For police officers, paying respect to a fallen peer isn't just part of the job -- it's entwined in the very fabric of their culture.
Thousands of local and out-of-state police officers are expected to attend the funeral of officer Milburn "Millie" Beitel this morning at St. Elizabeth Ann Seton Catholic Church, a gesture Clark County Sheriff Doug Gillespie said shows how tightly knit the law enforcement community is.
"Camaraderie is an aspect of our profession. Whether you're a police officer in Dallas, Oakland, Pittsburgh or Las Vegas, when one of us falls in the line of duty, in the honor of ultimate sacrifice, police departments send units to funerals," Gillespie said.
"People don't do it because it's the customary thing to do. I believe it's heartfelt."
A funeral Mass for Beitel, 30, will take place at 11 a.m. at the church, 1811 Pueblo Vista Drive, near Buffalo Drive and Lake Mead Boulevard. A burial procession will follow to Palm Mortuary & Cemetery, 7600 S. Eastern Ave., south of Warm Springs Road.
Police are advising the public to expect delays between 9 a.m. and 11 a.m. as the procession departs Palm Mortuary, at 1325 Main St., for the church, and again between 1 p.m. and 2 p.m., as the procession leaves the church for the cemetery.
Pueblo Vista Drive will be closed to northbound and southbound traffic from Vegas Drive to Lake Mead from approximately 9 a.m. to 1 p.m. Eastern Avenue will be closed to northbound and southbound traffic from Robindale Road to Warm Springs from about 1:30 p.m. to 2:30 p.m.
Police spokesman Bill Cassell said arrangements are being made so as many department personnel as possible can attend the funeral without compromising public safety.
"There will be adequate law enforcement available to protect our citizens," he said.
Beitel was killed in a single-vehicle crash last week when his patrol car struck a "fixed object" just north of the intersection of Nellis Boulevard and Washington Avenue. The vehicle rolled and came to a stop on its roof.
The car did not strike another automobile.
Skid marks at the scene appeared to show that the driver had attempted to steer away from something.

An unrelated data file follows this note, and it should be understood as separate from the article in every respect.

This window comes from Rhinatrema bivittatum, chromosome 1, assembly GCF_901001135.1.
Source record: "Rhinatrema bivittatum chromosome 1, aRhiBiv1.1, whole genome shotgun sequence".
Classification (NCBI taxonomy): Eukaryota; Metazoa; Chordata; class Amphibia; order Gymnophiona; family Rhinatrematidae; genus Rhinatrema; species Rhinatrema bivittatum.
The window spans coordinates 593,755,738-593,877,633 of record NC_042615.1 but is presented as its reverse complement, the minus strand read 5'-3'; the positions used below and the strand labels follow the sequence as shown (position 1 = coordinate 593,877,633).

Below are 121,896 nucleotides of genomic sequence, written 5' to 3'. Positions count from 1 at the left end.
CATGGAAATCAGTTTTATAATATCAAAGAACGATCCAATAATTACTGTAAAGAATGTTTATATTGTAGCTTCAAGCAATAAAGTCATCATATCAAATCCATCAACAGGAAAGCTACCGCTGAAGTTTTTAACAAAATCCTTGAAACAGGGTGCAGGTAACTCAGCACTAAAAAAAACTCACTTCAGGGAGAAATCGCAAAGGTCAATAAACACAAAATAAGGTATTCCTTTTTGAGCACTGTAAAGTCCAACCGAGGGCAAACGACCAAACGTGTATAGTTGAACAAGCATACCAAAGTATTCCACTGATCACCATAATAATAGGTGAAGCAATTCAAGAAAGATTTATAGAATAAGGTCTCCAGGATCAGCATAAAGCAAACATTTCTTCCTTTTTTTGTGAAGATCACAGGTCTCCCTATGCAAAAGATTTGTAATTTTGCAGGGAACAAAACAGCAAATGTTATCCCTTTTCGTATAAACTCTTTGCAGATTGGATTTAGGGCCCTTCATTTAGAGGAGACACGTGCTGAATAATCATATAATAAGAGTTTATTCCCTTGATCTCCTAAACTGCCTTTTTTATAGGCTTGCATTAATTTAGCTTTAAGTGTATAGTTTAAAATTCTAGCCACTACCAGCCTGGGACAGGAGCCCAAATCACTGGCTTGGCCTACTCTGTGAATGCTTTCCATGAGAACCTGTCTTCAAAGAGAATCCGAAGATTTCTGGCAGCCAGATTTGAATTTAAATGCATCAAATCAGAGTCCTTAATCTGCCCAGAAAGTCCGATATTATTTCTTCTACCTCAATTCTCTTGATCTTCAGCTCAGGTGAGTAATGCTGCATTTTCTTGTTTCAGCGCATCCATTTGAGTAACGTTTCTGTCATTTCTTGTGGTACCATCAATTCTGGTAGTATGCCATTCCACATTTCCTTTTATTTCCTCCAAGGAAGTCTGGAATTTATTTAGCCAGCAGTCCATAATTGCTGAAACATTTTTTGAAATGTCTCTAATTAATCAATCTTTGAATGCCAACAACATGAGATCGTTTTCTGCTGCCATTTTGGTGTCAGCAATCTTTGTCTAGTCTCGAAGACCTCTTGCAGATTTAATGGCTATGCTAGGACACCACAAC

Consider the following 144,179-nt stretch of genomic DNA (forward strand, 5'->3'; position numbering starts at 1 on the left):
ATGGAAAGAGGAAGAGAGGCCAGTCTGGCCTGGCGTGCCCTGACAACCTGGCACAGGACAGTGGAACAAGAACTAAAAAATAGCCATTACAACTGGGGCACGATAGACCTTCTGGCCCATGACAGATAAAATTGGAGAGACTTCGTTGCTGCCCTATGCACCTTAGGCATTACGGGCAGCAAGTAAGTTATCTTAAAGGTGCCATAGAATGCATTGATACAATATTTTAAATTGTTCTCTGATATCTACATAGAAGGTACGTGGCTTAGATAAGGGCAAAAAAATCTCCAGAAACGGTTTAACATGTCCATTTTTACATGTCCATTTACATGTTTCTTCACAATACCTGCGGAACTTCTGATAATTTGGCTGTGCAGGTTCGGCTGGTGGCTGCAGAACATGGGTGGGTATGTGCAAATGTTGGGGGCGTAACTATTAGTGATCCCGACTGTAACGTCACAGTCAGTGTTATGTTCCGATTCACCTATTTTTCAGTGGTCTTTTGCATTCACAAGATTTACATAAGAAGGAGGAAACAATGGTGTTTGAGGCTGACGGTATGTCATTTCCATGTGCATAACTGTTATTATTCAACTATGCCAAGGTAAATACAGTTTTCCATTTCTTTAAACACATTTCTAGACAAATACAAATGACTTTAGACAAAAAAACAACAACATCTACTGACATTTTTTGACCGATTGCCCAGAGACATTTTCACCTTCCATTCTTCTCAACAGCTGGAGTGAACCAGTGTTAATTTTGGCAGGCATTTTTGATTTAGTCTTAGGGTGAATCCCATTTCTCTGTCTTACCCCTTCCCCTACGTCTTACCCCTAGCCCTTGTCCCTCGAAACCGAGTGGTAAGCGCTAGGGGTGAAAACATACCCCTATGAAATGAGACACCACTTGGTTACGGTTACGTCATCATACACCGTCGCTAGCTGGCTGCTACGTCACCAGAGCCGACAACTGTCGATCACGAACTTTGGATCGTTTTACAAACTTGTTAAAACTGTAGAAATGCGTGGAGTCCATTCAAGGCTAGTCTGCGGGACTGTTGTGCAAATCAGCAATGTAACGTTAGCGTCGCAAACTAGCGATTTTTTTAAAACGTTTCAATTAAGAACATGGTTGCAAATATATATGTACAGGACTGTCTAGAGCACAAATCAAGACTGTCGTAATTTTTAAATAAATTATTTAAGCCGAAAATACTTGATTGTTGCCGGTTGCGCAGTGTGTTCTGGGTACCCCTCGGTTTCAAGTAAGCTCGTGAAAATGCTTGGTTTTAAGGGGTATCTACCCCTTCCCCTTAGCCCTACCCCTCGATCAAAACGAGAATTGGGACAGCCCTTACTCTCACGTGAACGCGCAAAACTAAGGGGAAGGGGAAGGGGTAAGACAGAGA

A second officer in the car, David Nesheiwat, 25, a three-year veteran of the department, remains in serious but stable condition at University Medical Center, police said Tuesday afternoon.
Details of the crash have not been released by police. Police have not said at what speed the patrol car was traveling, whether the officers were wearing their seat belts, whether their emergency lights and siren were on, what happened in the moments leading up to the crash and who was at the wheel.
Gillespie said more information will be released after the investigation, perhaps later this week.
Beitel's family has asked Gillespie to speak at the funeral, which he said is an honor and a privilege.
He's spent a considerable amount of time thinking about what he'll say, he said, adding that it's sobering to remember he was in the same position just months ago.
In May, officer James Manor was killed after his patrol car -- traveling 109 mph on Flamingo Road without emergency lights or sirens -- struck a pickup and rolled. He was responding to a reported assault on a 14-year-old girl.
"Speaking at a funeral, I don't think anybody looks forward to those types of experiences," he said. "I'll do my best to speak on behalf of officer Beitel, to honor him."
The police practice of having large turnout for funerals, in which many officers sometimes travel from great distances, is not new, said Bill Sousa, a University of Nevada, Las Vegas criminal justice professor.
"Police culture is very strong, because of the nature of police work and the inherent risks associated with being an officer," Sousa said. "They share values, and rely on their culture for their professional well-being, and often their social well-being." He said when an officer is killed in the line of duty, it strikes close to home because officers share many common risks.
Even if they don't know the officer personally, they understand that under different circumstances, it could be them, he said.
Sousa said among professions with high degrees of risk, there are often similar turnouts at funerals, including firefighters and military personnel.
"They recognize that within the culture, if something bad happens to one, they all feel that," Sousa said.
Contact reporter Mike Blasky at email@example.com or 702-383-0283.